The movement created what I like to call a nonviolent revolution. It was love at its best. It’s one of the highest form of love. That you beat me, you arrest me, you take me to jail, you almost kill me, but in spite of that, I’m going to still love you. I know Dr. King used to joke sometime and say things like, “Just love the hell outta everybody. Just love ’em.”

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I think all of us in life, not just in the Western world, but all over the world, we need to come to that point. We need to evolve to that plane, to that level where we’re not ashamed to say to someone, “I love you, I’m sorry, Pardon me, Will you please forgive me? Excuse me.” What is it? Have we lost something? Can we be just human and say I love you? I think so — so many occasions we think of love as being romantic and all of that, but just love because it’s good in itself, just love living creatures.

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But the teaching, the training, the reading, and coming in contact with great teachers. Martin Luther King Jr. had a tremendous influence on me and the reading and the study of Gandhi.

When I saw the film several years ago of Gandhi and saw the march to the sea, it reminded me of the march from Selma to Montgomery. That there come a time where you have to be prepared to literally put your physical body in the way to go against something that is evil, unjust, and you prepare to suffer the consequences.

But whatever you do, whatever your response is, is with love, kindness, and that sense of faith. In my religious tradition is this belief that it’s going to work out. It is going to work out. It’s all going to be all right. And people will ask me from time to time, “What shall we do, John, during the sit-ins or during the freedom rides?” And I would say, “We need to find a way to dramatize the issue. We need to find a way to get in the way, but it should be in a peaceful, loving, nonviolent fashion.” Hate is too heavy a burden to bear.

- John Lewis interview with Krista Tippett in On Being


John Cobb

​One wonders whether history must always be like this, with "us" feeling that we are justified in taking any action that will support our side against "them."  We process folk say "No." All of us are composed of our relations to our own past but also to the myriad of "others."  We are truly members one of another.  The wounds of others wound us. Their genuine fulfillment fulfills us.  This is true not only of those we call "friends."  It is true of those we call "foes."

Whitehead noticed in the extraordinary "Galilean origins of Christianity" an emphasis on "the tender elements in the world which slowly and in quietness operate by love."  A Hindu, Gandhi, noticed that Jesus called us to love our enemies, and he incorporated not only love of the British but also Hindu love of Muslims and vice versa into his successful struggle to free India from British rule.  A Christian, Martin Luther King, learned from  Gandhi that we need not treat Jesus' teaching as simply impractical idealism, and he broke his people out of segregation.  Another Christian, Nelson Mandela, invented a truth and reconciliation program that also expressed a realistic love of enemy. Indeed, if we search through history, alongside the thousands of instances of treachery and cruelty, of deceit and revenge, here and there people have attained freedom and justice while expressing love for their oppressors,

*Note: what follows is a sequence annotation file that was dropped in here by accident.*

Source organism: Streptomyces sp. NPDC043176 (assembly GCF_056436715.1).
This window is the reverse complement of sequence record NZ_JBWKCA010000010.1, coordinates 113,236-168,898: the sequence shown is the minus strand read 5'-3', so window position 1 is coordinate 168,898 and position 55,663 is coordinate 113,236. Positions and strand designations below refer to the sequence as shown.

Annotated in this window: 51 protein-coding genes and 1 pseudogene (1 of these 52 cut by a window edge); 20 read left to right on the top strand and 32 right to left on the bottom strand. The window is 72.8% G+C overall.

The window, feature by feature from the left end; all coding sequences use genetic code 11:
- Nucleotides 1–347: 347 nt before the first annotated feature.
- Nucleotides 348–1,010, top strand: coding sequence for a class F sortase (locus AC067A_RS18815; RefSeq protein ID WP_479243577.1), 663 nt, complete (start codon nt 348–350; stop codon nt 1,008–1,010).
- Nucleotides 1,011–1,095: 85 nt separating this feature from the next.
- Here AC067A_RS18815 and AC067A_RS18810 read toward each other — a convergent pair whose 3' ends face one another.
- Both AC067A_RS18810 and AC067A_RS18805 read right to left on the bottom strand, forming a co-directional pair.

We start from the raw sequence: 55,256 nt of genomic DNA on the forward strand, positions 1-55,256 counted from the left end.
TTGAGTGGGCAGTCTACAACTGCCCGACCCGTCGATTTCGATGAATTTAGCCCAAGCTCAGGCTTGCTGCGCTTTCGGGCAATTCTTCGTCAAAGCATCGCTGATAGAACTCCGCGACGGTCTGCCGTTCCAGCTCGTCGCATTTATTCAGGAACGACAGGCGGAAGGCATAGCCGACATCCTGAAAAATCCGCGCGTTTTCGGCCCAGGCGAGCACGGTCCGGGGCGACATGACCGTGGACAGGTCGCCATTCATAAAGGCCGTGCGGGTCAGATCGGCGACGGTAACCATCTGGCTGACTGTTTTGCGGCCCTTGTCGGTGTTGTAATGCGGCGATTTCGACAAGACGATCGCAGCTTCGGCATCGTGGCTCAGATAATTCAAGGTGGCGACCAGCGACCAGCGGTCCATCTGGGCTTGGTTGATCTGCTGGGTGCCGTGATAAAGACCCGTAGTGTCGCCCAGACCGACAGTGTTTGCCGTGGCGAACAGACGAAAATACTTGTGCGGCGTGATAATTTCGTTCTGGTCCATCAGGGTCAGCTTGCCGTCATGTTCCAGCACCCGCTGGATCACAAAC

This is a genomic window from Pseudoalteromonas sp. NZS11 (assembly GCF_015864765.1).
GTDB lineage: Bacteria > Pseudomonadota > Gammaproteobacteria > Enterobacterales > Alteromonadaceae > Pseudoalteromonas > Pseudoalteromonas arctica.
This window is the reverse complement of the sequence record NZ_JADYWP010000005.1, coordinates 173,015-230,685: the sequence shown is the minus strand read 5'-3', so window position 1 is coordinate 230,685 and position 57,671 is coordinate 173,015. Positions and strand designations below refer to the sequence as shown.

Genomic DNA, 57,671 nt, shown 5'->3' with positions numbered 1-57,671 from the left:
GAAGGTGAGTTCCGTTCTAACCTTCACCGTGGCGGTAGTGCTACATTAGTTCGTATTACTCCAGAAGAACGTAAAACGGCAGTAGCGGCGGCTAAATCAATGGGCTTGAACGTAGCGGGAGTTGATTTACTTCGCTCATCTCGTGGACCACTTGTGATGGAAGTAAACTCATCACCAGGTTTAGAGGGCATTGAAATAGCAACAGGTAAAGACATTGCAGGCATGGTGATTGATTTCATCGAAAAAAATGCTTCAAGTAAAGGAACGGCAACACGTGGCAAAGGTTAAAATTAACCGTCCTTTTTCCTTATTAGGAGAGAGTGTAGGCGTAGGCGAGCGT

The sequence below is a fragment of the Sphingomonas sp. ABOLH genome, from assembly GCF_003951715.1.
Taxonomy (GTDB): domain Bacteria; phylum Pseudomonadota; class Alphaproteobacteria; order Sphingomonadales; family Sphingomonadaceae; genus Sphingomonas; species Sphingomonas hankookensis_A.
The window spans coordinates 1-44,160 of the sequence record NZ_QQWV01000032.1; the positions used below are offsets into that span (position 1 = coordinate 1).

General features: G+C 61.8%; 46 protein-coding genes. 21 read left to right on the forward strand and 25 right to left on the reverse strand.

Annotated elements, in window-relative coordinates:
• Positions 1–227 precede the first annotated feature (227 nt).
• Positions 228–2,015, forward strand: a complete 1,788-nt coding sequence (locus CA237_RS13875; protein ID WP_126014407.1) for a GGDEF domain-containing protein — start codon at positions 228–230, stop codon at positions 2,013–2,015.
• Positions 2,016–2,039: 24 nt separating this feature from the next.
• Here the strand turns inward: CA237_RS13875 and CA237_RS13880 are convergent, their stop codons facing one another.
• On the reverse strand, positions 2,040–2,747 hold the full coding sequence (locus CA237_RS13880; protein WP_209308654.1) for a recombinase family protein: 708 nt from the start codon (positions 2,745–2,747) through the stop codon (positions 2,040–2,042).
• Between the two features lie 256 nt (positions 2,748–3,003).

​This has two advantages.  Hatred and violence toward others may win a battle here and there, or even build an empire, but the hatred engendered in the defeated festers in them and endangers whatever may have been gained.  Killing leads to more killing, but the independence of India has not resulted in a bitter Britain.  Whereas even today the scars on the white Southern psyche from the Civil War corrupt American politics,  the desegregation of public facilities is genuinely accepted by most white Southerners without rancor,  It is hatred, deceit, and violence that are unrealistic solutions to human problems.  They are leading the world toward the suicide of the human species. Love is the realistic answer.

-- John Cobb, Love is the Realistic Answer


John Lewis — Love in Action



The On Being Project:
We take in the extraordinary wisdom of Congressman John Lewis on what happened in Selma on Bloody Sunday and beyond — and how it might inform common life today. A rare look inside the civil rights leaders’ spiritual confrontation with themselves — and their intricate art of “love in action.” (Original Air Date: March 28, 2013)
About the Guest:
John Lewis is a member of the United States House of Representatives from Georgia’s 5th District. He is the author of “Walking With the Wind: A Memoir of the Movement,” “Across That Bridge: Life Lessons and a Vision for Change,” and “March,” a three-part graphic novel series.
Visit our website to read the transcript, download the episode, or listen to the unedited interview: https://onbeing.org/programs/john-lew...
Visit our On Being Classics Library, where this episode is featured: